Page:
For me, the B4 format [90.5 x 128cm] posters were a technical highpoint, and also a kind of summing up of my creative activity, confirming my feeling that each thing made is an important element of a whole, that different aspects of my work are interlinked. Over the years, I’ve been able to apply the collage technique I learned in the 1970s to film montage. I work out every visual and technical detail for the printer, from the design concept to the final artwork – the screen nuances and structures, line elements, surfaces. These recurrent visual elements have now become something of a trademark. The lithographic half-tone dot, which I saw as a new, self-contained graphic element, has possibly become part of my personal image.

YSS: The theorist Vilém Flusser has called you a ‘linear’ thinker. Do you think he said this because you deal with linear material, with type? Flusser has also said that type explains – and therefore destroys – the image. Are you a destroyer of images?

WW: I see type as a kind of picture that speaks. I am a maker, not a thinker. What’s reflected here is my activity, not my inner being. I experiment simply to broaden my knowledge of the vocabulary and techniques of typography. What gives me satisfaction is the practice, not the theory.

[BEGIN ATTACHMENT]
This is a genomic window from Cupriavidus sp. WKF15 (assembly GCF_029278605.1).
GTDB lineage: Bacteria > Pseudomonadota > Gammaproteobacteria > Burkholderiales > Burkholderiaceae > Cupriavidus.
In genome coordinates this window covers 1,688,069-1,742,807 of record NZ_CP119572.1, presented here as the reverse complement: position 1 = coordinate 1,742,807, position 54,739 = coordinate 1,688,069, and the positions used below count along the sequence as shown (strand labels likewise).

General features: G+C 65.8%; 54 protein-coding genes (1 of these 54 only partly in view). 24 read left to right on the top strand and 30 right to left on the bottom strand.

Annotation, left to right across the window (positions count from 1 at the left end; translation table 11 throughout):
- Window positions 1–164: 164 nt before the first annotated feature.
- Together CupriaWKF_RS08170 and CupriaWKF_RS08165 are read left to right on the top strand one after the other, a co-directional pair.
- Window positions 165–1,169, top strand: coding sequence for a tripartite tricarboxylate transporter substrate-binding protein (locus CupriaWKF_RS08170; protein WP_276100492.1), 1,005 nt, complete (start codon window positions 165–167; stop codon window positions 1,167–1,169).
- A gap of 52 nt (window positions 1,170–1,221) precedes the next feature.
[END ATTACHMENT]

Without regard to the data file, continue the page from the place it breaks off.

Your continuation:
Exhibition poster, 1982.


YSS: Or are linear pictures an emotive thing to you?

WW: Perhaps. My travels through the mysterious, endless expanse of the Syrian desert, and the Orient, for example, conjured up typographic images. Dried-up riverbeds reminded me of curved composing lines, tended fields of straight ones. The pattern of houses and alleys on the edge of the desert made me think of hand-set blocks of type. But I don’t see my work as, say, the first stage in a new, consciously less ideological conception of typography. It’s simply an attempt, an experiment, that’s worth pursuing.

YSS: Are you saying that you can extract personal style out of a technical process? Shouldn’t it be the other way around, with the tool as the servant of the creative mind?